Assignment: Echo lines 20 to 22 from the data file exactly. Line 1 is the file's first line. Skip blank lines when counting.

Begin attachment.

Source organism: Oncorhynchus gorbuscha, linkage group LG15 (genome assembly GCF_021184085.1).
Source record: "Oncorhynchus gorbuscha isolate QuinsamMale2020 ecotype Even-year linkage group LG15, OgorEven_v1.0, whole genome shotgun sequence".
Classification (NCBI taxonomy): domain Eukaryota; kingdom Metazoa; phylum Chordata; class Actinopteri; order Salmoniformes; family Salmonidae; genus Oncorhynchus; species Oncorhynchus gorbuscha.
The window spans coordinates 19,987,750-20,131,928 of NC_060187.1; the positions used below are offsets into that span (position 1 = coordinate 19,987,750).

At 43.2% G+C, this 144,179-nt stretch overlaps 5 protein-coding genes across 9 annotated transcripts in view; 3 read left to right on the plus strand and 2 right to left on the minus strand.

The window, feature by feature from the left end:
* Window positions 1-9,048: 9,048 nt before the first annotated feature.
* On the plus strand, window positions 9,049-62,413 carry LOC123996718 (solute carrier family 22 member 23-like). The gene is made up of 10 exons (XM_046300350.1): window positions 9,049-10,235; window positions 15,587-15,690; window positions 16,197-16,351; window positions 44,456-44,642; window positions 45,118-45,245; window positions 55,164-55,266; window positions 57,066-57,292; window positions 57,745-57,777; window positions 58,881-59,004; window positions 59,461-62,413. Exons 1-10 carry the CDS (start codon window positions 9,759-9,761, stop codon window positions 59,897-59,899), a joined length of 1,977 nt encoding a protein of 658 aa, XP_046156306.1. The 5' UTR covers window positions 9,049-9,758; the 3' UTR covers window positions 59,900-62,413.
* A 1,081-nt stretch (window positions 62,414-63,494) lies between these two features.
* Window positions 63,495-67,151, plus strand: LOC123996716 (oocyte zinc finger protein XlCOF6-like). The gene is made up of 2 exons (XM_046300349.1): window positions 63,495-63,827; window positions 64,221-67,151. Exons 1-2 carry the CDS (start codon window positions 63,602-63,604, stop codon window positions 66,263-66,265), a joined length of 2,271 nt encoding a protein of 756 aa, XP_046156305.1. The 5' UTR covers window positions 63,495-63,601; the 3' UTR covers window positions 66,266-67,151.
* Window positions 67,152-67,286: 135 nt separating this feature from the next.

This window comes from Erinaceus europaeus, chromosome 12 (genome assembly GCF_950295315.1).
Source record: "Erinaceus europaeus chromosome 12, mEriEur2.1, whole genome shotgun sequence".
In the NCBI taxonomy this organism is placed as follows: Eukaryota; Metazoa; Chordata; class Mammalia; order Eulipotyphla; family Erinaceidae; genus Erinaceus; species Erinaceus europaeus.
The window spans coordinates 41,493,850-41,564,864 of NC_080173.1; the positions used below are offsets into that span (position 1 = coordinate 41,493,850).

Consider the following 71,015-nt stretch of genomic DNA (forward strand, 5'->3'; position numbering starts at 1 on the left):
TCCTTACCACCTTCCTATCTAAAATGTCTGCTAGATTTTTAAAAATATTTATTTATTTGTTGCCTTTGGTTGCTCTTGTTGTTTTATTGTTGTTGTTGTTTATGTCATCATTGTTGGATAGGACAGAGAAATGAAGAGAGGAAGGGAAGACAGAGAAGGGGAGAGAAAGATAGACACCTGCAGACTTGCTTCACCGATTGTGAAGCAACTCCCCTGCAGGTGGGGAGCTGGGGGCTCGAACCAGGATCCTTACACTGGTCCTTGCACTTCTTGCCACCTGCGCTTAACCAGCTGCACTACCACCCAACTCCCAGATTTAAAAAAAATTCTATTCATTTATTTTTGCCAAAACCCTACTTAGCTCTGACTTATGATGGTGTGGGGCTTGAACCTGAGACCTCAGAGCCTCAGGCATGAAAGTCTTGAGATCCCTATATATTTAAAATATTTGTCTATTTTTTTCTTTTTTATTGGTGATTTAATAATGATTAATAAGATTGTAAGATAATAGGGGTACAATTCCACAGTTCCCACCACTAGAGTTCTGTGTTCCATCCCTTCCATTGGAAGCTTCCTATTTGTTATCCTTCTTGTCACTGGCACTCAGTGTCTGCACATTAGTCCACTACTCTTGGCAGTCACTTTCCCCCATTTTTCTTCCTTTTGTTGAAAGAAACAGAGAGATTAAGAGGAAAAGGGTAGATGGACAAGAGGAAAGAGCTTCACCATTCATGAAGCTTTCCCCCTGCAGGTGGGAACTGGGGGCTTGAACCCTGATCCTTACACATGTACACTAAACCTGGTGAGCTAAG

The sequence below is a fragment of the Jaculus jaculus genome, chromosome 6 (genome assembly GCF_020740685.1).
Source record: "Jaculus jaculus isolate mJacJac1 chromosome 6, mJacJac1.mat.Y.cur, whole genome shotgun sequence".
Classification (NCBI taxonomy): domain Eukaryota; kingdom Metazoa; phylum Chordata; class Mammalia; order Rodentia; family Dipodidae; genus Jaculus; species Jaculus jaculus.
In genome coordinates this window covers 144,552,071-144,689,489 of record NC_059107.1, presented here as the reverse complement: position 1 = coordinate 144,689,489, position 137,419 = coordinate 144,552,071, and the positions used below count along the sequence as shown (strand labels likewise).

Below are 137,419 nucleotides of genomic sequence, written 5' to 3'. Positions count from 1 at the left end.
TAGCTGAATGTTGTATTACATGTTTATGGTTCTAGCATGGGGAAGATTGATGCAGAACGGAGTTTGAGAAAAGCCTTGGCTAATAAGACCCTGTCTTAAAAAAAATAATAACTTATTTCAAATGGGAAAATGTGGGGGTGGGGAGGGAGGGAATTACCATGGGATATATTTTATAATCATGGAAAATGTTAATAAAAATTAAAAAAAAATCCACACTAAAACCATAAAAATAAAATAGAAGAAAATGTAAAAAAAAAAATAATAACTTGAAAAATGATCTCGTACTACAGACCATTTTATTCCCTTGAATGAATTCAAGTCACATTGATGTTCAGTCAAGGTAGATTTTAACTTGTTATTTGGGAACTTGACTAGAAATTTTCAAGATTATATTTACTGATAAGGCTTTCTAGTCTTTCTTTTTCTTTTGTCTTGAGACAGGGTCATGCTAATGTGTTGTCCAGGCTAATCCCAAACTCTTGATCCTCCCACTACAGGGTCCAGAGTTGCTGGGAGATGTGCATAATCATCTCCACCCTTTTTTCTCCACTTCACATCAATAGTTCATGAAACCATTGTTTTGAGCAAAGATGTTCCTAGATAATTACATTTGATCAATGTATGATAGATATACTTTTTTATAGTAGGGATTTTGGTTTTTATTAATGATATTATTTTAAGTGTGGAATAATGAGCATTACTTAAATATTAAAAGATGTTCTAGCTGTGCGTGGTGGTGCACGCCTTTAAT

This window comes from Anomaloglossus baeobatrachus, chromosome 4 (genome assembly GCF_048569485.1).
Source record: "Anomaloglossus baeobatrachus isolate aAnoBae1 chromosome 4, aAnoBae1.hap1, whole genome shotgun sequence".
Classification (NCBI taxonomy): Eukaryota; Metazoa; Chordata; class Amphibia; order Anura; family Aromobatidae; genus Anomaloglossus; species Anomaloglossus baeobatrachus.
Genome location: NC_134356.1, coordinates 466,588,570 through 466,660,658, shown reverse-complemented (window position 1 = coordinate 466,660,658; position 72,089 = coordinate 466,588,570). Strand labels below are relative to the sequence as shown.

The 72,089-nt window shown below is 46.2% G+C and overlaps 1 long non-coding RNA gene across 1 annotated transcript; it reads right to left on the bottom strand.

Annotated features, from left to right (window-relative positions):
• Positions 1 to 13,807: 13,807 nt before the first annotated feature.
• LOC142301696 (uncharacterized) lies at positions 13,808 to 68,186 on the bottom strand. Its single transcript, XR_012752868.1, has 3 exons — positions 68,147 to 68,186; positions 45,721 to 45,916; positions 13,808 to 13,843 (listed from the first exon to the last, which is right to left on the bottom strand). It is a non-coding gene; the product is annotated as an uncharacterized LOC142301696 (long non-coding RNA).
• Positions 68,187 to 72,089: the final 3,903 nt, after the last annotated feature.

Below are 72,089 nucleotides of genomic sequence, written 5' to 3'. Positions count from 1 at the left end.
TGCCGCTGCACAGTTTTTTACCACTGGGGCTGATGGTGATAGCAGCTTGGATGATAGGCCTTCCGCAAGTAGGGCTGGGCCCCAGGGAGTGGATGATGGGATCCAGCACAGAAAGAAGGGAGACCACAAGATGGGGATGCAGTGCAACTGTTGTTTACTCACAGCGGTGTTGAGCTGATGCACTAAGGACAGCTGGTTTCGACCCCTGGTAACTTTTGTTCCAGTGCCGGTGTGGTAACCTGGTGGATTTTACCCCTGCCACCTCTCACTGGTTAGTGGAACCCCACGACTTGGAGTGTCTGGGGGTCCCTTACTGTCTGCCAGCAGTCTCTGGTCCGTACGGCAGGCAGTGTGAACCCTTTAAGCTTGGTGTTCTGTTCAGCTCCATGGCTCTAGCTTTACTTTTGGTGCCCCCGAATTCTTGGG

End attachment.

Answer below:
Classification (NCBI taxonomy): domain Eukaryota; kingdom Metazoa; phylum Chordata; class Mammalia; order Rodentia; family Dipodidae; genus Jaculus; species Jaculus jaculus.
In genome coordinates this window covers 144,552,071-144,689,489 of record NC_059107.1, presented here as the reverse complement: position 1 = coordinate 144,689,489, position 137,419 = coordinate 144,552,071, and the positions used below count along the sequence as shown (strand labels likewise).

Below are 137,419 nucleotides of genomic sequence, written 5' to 3'. Positions count from 1 at the left end.